Spotify and the National Music Publishing Association have announced that they’ve reached an agreement that will see the streaming service pay out as much as $30 million in unpaid royalties to artists whose music it has used. The fees in question will go toward “unpaid and unmatched” songs, i.e., those tracks whose publishers Spotify was previously unable to identify. (Also known as the “I didn’t know where to send the check, I swear!” method of getting out of paying bills.)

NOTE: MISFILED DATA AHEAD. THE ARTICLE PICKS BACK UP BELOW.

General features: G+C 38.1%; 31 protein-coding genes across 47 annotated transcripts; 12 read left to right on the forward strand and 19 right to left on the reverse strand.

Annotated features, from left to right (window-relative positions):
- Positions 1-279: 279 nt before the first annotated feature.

Publishers will be able to claim and prove ownership of the songs in the unmatched pool, thus taking their cut of the unpaid royalties (which will presumably then make its way to the artists themselves, we assume, because we’re very naive). By participating in the settlement, Spotify will be released from further claims from participating publishers, at least as they relate to this unmatched crop of songs.
This is just the latest in a long line of settlements negotiated between the NMPA—a trade union devoted to protecting members’ property rights—and major online services; the group hammered out a similar deal with YouTube in 2011, ensuring that publishers could collect royalties for trademarked music used in user-submitted videos.